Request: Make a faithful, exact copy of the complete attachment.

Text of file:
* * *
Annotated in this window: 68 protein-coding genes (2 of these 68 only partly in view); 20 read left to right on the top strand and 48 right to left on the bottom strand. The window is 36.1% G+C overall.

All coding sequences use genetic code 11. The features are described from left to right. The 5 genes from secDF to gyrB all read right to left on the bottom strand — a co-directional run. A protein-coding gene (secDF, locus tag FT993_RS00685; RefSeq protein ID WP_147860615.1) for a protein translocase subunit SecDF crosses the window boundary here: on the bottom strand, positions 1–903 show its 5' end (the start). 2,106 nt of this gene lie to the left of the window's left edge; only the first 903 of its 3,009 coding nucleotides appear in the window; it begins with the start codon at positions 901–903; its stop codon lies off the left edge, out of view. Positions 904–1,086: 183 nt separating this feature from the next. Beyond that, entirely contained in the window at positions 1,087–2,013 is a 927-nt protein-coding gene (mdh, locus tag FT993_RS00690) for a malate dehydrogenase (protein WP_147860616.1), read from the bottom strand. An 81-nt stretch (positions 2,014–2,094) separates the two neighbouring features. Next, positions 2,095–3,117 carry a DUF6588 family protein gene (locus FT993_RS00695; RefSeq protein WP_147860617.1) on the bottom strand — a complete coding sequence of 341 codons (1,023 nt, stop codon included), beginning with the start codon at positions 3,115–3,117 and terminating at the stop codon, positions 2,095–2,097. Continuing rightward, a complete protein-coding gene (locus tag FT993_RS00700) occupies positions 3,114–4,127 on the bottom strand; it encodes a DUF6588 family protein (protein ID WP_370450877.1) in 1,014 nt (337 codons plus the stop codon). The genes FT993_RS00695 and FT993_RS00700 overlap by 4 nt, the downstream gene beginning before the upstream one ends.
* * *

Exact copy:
Annotated in this window: 68 protein-coding genes (2 of these 68 only partly in view); 20 read left to right on the top strand and 48 right to left on the bottom strand. The window is 36.1% G+C overall.

All coding sequences use genetic code 11. The features are described from left to right. The 5 genes from secDF to gyrB all read right to left on the bottom strand — a co-directional run. A protein-coding gene (secDF, locus tag FT993_RS00685; RefSeq protein ID WP_147860615.1) for a protein translocase subunit SecDF crosses the window boundary here: on the bottom strand, positions 1–903 show its 5' end (the start). 2,106 nt of this gene lie to the left of the window's left edge; only the first 903 of its 3,009 coding nucleotides appear in the window; it begins with the start codon at positions 901–903; its stop codon lies off the left edge, out of view. Positions 904–1,086: 183 nt separating this feature from the next. Beyond that, entirely contained in the window at positions 1,087–2,013 is a 927-nt protein-coding gene (mdh, locus tag FT993_RS00690) for a malate dehydrogenase (protein WP_147860616.1), read from the bottom strand. An 81-nt stretch (positions 2,014–2,094) separates the two neighbouring features. Next, positions 2,095–3,117 carry a DUF6588 family protein gene (locus FT993_RS00695; RefSeq protein WP_147860617.1) on the bottom strand — a complete coding sequence of 341 codons (1,023 nt, stop codon included), beginning with the start codon at positions 3,115–3,117 and terminating at the stop codon, positions 2,095–2,097. Continuing rightward, a complete protein-coding gene (locus tag FT993_RS00700) occupies positions 3,114–4,127 on the bottom strand; it encodes a DUF6588 family protein (protein ID WP_370450877.1) in 1,014 nt (337 codons plus the stop codon). The genes FT993_RS00695 and FT993_RS00700 overlap by 4 nt, the downstream gene beginning before the upstream one ends.